Even assuming a constitutional violation has occurred, it does not necessarily follow that liability may properly be laid at the doorstep of the governmental entity. Local governments such as the City are considered "persons" for purposes of the second prong of the section 1983 showing. Holloway v. Brush, 220 F.3d 767, 772 (6th Cir. 2000). Nonetheless, cities are not "liable for every misdeed of their employees and agents." Alkire v. Irving, 330 F.3d 802, 814-15 (6th Cir. 2003) (quoting Garner v. Memphis Police Dep't, 8 F.3d 358, 363 (6th Cir. 1993)). "[A] local government may not be sued under § 1983 for an injury inflicted solely by its employees or agents." Monell v. N.Y. City Dep't of Soc. Servs., 436 U.S. 658, 694, 98 S.Ct. 2018, 2037 (1978). Instead, the Supreme Court has held that "a plaintiff seeking to impose liability on a municipality under § 1983 [must] identify a municipal 'policy' or 'custom' that caused the plaintiff's injury." Bd. of County Comm'rs of Bryan County, Okla. v. Brown, 520 U.S. 397, 403, 117 S.Ct. 1382, 1388 (1997) (citing Monell, 436 U.S. at 694, 98 S.Ct. at 2027; Pembaur v. City of Cincinnati, 475 U.S. 469, 480-81, 106 S.Ct. 1292, 1298-99 (1986); and City of Canton, Ohio v. Harris, 489 U.S. 378, 389, 109 S.Ct. 1197, 1205 (1989)). "[A]n act performed pursuant to a 'custom' that has not been formally approved by an appropriate decisionmaker may fairly subject a municipality to liability on the theory that the relevant practice is so widespread as to have the force of law." Brown, 520 U.S. at 404, 117 S.Ct. at 1388 (citing Monell, 436 U.S. at 690-91, 98 S.Ct. at 2035-36).

A "custom" for purposes of Monell liability must be so permanent and well settled as to constitute a custom or usage with the force of law. In turn, the notion of "law" must include deeply embedded traditional ways of carrying out state policy. It must reflect a course of action deliberately chosen from among various alternatives. In short, a "custom" is a "legal institution" not memorialized by written law.

Doe v. Claiborne County, Tenn., 103 F.3d 495, 507-08 (6th Cir. 1996) (internal quotation marks and citations omitted).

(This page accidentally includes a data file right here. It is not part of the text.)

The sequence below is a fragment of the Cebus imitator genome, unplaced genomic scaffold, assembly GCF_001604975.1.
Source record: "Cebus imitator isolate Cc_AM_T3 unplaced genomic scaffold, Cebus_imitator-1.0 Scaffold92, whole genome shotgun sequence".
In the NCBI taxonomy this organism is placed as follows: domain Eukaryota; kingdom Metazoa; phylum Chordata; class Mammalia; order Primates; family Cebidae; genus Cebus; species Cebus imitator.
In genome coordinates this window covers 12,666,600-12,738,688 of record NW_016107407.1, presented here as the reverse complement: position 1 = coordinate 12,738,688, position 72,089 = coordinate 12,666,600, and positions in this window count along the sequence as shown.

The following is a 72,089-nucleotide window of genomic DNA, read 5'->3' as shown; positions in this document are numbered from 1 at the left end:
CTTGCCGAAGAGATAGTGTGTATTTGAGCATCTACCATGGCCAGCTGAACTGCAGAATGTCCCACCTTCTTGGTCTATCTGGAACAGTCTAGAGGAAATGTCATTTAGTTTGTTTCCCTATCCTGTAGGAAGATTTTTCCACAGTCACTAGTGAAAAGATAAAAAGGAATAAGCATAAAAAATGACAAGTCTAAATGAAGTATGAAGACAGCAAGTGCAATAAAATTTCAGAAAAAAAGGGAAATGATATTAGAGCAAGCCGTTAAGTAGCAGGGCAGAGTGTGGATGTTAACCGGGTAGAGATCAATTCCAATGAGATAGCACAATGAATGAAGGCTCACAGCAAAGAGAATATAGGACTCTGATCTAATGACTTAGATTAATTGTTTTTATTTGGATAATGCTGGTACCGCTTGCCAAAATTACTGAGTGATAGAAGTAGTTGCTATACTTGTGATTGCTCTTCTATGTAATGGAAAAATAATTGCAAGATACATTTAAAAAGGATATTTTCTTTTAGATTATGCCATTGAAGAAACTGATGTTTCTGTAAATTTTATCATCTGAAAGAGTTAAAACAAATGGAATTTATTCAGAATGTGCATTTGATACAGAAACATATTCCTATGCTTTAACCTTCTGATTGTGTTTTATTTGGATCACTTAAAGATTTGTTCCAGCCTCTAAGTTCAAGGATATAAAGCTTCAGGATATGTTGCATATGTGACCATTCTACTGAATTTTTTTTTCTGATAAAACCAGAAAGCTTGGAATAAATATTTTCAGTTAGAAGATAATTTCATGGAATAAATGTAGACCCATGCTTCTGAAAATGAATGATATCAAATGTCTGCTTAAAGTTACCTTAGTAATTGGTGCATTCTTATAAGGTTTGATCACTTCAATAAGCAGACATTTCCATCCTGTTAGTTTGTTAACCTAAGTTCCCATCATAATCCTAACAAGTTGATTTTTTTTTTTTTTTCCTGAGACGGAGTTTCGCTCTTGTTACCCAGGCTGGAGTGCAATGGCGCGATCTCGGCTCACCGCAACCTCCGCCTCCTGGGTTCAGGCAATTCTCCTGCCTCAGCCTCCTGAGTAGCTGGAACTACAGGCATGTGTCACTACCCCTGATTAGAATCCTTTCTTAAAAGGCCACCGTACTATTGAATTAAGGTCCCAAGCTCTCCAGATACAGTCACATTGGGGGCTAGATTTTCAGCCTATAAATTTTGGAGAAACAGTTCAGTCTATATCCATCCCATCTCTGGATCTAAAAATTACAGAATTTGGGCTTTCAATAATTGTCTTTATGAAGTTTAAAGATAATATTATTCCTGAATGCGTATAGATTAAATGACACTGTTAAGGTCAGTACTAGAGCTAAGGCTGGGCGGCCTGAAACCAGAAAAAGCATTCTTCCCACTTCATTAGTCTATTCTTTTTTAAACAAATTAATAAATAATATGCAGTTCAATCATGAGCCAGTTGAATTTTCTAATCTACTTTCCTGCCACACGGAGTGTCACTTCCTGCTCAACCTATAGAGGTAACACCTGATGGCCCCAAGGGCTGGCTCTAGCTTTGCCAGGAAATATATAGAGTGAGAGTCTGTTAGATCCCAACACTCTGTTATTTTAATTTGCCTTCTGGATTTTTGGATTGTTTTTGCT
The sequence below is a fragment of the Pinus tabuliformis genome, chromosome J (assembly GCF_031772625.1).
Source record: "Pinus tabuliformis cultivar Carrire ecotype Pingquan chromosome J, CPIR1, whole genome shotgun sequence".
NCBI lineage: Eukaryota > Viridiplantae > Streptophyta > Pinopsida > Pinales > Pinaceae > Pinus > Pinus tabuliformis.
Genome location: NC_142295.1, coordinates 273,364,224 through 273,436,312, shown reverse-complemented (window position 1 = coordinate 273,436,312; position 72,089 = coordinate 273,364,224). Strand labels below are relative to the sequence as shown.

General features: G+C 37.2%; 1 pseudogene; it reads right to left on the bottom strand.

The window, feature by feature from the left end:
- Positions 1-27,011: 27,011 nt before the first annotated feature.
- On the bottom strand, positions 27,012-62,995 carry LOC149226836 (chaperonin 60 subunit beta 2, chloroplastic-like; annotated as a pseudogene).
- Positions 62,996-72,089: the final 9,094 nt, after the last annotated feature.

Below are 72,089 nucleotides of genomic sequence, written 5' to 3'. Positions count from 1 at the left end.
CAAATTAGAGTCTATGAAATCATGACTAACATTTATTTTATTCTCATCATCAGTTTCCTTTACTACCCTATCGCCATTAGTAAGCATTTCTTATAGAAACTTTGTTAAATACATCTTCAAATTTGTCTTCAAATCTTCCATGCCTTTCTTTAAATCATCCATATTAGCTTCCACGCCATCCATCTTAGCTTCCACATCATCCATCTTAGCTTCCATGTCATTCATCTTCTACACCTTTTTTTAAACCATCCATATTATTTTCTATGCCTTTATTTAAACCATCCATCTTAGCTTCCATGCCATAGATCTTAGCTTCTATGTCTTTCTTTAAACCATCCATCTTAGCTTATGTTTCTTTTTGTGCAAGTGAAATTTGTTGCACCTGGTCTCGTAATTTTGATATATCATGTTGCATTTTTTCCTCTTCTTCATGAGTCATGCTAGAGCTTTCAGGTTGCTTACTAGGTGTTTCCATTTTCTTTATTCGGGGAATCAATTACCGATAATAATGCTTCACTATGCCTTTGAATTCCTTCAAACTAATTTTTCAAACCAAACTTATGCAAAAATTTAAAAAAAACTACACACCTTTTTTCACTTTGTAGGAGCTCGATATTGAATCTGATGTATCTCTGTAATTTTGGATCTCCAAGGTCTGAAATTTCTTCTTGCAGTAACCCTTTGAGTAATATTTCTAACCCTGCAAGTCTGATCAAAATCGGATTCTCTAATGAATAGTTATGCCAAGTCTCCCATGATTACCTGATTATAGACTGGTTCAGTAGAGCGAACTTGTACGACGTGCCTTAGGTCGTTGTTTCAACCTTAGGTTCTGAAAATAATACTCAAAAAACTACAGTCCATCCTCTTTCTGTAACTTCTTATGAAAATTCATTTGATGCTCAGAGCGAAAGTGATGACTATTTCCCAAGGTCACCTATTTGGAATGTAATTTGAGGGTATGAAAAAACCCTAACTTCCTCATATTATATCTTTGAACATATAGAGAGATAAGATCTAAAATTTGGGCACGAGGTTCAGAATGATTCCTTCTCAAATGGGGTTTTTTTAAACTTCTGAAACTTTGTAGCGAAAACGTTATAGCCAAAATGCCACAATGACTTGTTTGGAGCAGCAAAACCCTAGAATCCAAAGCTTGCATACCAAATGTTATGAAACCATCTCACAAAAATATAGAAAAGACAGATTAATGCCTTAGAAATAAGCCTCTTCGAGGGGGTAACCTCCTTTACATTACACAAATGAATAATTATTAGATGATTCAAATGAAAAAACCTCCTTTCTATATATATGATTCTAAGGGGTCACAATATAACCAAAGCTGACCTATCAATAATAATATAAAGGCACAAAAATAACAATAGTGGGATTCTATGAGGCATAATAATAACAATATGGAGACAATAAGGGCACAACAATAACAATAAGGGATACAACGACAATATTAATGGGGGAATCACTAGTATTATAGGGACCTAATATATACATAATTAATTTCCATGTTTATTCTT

The Plaintiffs have alleged that the City of Memphis' "policy on the use of deadly force improperly requires training its officers to continue firing upon an individual as long as the individual is moving." (Compl. ¶ 18). They have also alleged that the City of Memphis "does not train its officers to handle mentally ill suspects" and that its "policy regarding the use of deadly force does not provide its officers with proper training on dealing with armed individuals in a crisis situation." (Compl. ¶ 17). Notwithstanding, the City of Memphis contends the Plaintiffs have failed to state a claim because (1) they have not specifically alleged that the Defendants were acting under color of state law and (2) they have only stated conclusory allegations concerning the City of Memphis' improper policies, customs, or procedures.

In West v. Atkins, the Supreme Court stated that in order [t]o state a claim under § 1983, a plaintiff must allege the violation of a right secured by the Constitution and laws of the United States, and must show that the alleged deprivation was committed by a person acting under color of state law. . . . The traditional definition of acting under color of state law requires that the defendant in a § 1983 action have exercised power possessed by virtue of state law and made possible only because the wrongdoer is clothed with the authority of state law. 487 U.S. 42, 49, 108 S.Ct. 2250, 2254-55 (1988) (internal citations and quotations omitted). The Court concludes that the Plaintiffs have sufficiently alleged that the Defendants were acting under color of state law by contending that they were employed as police officers by the City of Memphis. Thus, the City's motion to dismiss on this basis is DENIED.